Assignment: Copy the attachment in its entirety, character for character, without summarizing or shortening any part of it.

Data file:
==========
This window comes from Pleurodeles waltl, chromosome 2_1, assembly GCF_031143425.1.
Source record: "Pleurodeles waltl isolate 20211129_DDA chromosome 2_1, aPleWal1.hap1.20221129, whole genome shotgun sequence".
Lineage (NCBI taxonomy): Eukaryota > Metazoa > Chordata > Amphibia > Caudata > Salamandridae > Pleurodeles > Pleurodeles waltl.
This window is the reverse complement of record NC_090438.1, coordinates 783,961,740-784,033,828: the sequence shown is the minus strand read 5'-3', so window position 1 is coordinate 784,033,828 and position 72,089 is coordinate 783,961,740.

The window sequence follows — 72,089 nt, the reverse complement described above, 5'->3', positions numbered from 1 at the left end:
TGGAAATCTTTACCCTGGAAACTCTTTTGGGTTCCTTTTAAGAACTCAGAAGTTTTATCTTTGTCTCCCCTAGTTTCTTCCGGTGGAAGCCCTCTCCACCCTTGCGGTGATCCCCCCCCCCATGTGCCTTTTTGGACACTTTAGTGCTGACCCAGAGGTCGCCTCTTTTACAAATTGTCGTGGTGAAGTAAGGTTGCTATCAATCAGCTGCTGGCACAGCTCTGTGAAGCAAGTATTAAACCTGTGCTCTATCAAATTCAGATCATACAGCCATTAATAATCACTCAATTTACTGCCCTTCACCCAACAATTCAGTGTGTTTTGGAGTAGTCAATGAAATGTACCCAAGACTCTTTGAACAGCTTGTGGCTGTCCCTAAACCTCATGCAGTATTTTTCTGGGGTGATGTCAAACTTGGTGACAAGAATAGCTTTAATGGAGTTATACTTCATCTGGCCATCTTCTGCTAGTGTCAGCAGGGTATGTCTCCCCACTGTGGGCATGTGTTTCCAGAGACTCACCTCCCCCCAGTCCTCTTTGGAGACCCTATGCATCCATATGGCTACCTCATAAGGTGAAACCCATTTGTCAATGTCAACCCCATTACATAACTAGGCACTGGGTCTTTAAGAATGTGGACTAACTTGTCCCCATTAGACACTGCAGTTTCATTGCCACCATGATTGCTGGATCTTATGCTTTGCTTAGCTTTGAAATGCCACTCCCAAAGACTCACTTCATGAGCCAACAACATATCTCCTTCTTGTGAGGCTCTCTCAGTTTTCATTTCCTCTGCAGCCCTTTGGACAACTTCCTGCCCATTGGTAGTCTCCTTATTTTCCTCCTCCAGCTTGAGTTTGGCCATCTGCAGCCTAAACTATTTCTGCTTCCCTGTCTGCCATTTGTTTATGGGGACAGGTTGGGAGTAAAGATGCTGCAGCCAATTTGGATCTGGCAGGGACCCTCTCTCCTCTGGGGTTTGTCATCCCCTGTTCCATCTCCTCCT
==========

This window comes from Pleurodeles waltl, chromosome 2_1, assembly GCF_031143425.1.
Source record: "Pleurodeles waltl isolate 20211129_DDA chromosome 2_1, aPleWal1.hap1.20221129, whole genome shotgun sequence".
Lineage (NCBI taxonomy): Eukaryota > Metazoa > Chordata > Amphibia > Caudata > Salamandridae > Pleurodeles > Pleurodeles waltl.
This window is the reverse complement of record NC_090438.1, coordinates 783,961,740-784,033,828: the sequence shown is the minus strand read 5'-3', so window position 1 is coordinate 784,033,828 and position 72,089 is coordinate 783,961,740.

The window sequence follows — 72,089 nt, the reverse complement described above, 5'->3', positions numbered from 1 at the left end:
TGGAAATCTTTACCCTGGAAACTCTTTTGGGTTCCTTTTAAGAACTCAGAAGTTTTATCTTTGTCTCCCCTAGTTTCTTCCGGTGGAAGCCCTCTCCACCCTTGCGGTGATCCCCCCCCCCATGTGCCTTTTTGGACACTTTAGTGCTGACCCAGAGGTCGCCTCTTTTACAAATTGTCGTGGTGAAGTAAGGTTGCTATCAATCAGCTGCTGGCACAGCTCTGTGAAGCAAGTATTAAACCTGTGCTCTATCAAATTCAGATCATACAGCCATTAATAATCACTCAATTTACTGCCCTTCACCCAACAATTCAGTGTGTTTTGGAGTAGTCAATGAAATGTACCCAAGACTCTTTGAACAGCTTGTGGCTGTCCCTAAACCTCATGCAGTATTTTTCTGGGGTGATGTCAAACTTGGTGACAAGAATAGCTTTAATGGAGTTATACTTCATCTGGCCATCTTCTGCTAGTGTCAGCAGGGTATGTCTCCCCACTGTGGGCATGTGTTTCCAGAGACTCACCTCCCCCCAGTCCTCTTTGGAGACCCTATGCATCCATATGGCTACCTCATAAGGTGAAACCCATTTGTCAATGTCAACCCCATTACATAACTAGGCACTGGGTCTTTAAGAATGTGGACTAACTTGTCCCCATTAGACACTGCAGTTTCATTGCCACCATGATTGCTGGATCTTATGCTTTGCTTAGCTTTGAAATGCCACTCCCAAAGACTCACTTCATGAGCCAACAACATATCTCCTTCTTGTGAGGCTCTCTCAGTTTTCATTTCCTCTGCAGCCCTTTGGACAACTTCCTGCCCATTGGTAGTCTCCTTATTTTCCTCCTCCAGCTTGAGTTTGGCCATCTGCAGCCTAAACTATTTCTGCTTCCCTGTCTGCCATTTGTTTATGGGGACAGGTTGGGAGTAAAGATGCTGCAGCCAATTTGGATCTGGCAGGGACCCTCTCTCCTCTGGGGTTTGTCATCCCCTGTTCCATCTCCTCCT